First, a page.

I want to ensure that my program code is correctly inserting, removing, and modifying data in my database. Full integration testing can be slow, and I have concerns about keeping mock objects and data current because my database is evolving rapidly.

Is it ever proper to test database interaction by setting a database record and then immediately retrieving the same record for comparison within the program code?

I imagine this doubles the overhead associated with modifying a record. However, my database is small and infrequently modified. Implementing a proper database integration test appears non-trivial (and slower) than simply retrieving the modified record and inspecting the change in the program code.


  • Your database operation either works or gives an error/exception. That's how you know. Your questions seems to imply that your code works but still the database operation doesn't but also gives no error so you have to double check. It doesn't make sense. You are asking about a solution, but what is your problem? – Bogdan Dec 30 '18 at 17:10
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    My concern is almost exactly the opposite. I want to ensure that my code to modify the database will work round trip. For example, I am a new user of neo4j. I can update records in ways that are legal, but not what I intended. I could create a method that adds a value to the wrong list. Since I know the value I just added must be present, I can retrieve the list and verify it is present. Just because the database does not throw an error upon retrieval of the list does not mean that all list items are being properly updated (i.e., I may have broken the update method subsequently). – user2514157 Dec 30 '18 at 17:38
  • I could create a method that adds a value to the wrong list. Since I know the value I just added must be present, I can retrieve the list and verify it is present. And what guarantees that you don't make a mistake also when you retrieve the list, and you check the wrong list too where you just inserted a new value which is, of course, present. So the test works but you are still in the wrong list. I think you might be overthinking this. Maybe rephrase your question to add more details. As it stands it's not clear what you are asking – Bogdan Dec 30 '18 at 17:51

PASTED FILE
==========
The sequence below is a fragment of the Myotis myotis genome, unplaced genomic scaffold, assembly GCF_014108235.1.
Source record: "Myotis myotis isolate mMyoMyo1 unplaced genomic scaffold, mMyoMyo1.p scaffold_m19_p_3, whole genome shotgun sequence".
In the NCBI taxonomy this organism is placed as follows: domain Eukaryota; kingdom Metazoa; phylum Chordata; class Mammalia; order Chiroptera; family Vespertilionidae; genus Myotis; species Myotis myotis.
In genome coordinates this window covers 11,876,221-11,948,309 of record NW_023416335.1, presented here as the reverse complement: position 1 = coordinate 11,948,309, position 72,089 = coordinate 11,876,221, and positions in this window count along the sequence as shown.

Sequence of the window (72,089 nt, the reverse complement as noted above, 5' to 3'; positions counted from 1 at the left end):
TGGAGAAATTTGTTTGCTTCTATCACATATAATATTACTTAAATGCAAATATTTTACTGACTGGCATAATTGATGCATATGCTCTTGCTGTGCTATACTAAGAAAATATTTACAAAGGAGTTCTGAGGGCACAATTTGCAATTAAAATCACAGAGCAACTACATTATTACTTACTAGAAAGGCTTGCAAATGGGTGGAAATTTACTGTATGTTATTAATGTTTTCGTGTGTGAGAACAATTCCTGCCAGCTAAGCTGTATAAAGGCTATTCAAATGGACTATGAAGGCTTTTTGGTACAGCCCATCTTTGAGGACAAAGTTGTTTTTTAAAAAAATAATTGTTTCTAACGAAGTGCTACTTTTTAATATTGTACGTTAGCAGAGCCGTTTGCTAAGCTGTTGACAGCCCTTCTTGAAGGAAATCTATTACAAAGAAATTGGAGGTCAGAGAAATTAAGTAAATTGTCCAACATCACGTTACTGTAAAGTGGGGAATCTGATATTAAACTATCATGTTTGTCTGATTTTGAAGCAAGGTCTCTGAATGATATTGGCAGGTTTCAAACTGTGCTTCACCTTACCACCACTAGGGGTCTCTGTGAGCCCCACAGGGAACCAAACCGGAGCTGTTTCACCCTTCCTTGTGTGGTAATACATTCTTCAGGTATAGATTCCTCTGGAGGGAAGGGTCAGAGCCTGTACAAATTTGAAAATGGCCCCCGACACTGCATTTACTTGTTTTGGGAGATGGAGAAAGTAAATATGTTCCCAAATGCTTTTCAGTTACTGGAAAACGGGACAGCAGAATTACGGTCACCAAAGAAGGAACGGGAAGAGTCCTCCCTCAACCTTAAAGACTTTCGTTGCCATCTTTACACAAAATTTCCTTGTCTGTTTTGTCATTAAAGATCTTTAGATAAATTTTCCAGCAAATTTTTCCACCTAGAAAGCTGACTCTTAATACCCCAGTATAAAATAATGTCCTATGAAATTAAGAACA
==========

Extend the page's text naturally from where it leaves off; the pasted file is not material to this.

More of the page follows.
• bug: >>>get_list() 1, 2 >>>add_to_list_in_databas(3) >>>get_list() 1, 2 If the add_to_list() method compares get_list() before adding 3 to get_list() after, and they match, then there is a bug. This would not detect that get_list() and add_to_list() are both pointing to the same wrong list, but it would detect at least some errors (e.g., they are adding and getting different lists). Quickly and easily detecting this error (without doing a full mock up or integration test) would have value to me. None of the testing books I read teach this as an option. Why? – user2514157 Dec 30 '18 at 18:29
  • Because, in most cases, it's a bad idea. What you are doing is an assert. You have code in your application which asserts that other code in the application is working correctly. That extra code hurts readability and also hurts performance. And extra code can also add extra bugs. And you said it yourself, it detects "some errors", not all errors. Tests should be separated from the final code. It's better to pay more attention to the code you write than to write even more code trying to catch moments where you were "asleep at the keyboard", so to speak. – Bogdan Dec 30 '18 at 19:38

Is it ever proper to test database interaction by setting a database record and then immediately retrieving the same record for comparison within the program code?

Yes, absolutely. I see software as a stack of layers. The lower the layer, the more pervasive the consequences of a bug. The persistence layer is usually the bottom-most layer.

There are all sorts of bugs which can happen at the persistence layer. Missing predicates in WHERE clauses, missing database constraints, improper handling of constraint violations. I've had many cases where, to optimize performance, I've needed to change the underlying schema (perhaps denormalizing), and changing queries to work with it. By encapsulating all data access into data access objects (DAO's) and testing all DAO's, I can refactor to my heart's content and trust that the persistence layer is solid.

To me, the holy trinity is:

  1. 100% test coverage of data access layer
  2. DAO tests run everything in a self-rolling-back transaction (some frameworks make this easier than others)
  3. CI pipeline drops and rebuilds a dedicated test database for every build

I had this on a couple of past projects and it was hyper productive and helped us achieve extremely good quality.

(No - I am not advocating for 100% test coverage in general. Just saying that if you can trust all data access, a lot of complex problems disappear and refactoring becomes easier)


A test suite would not usually contain tests for database insertion and reads, unless you are implementing a database driver or similar.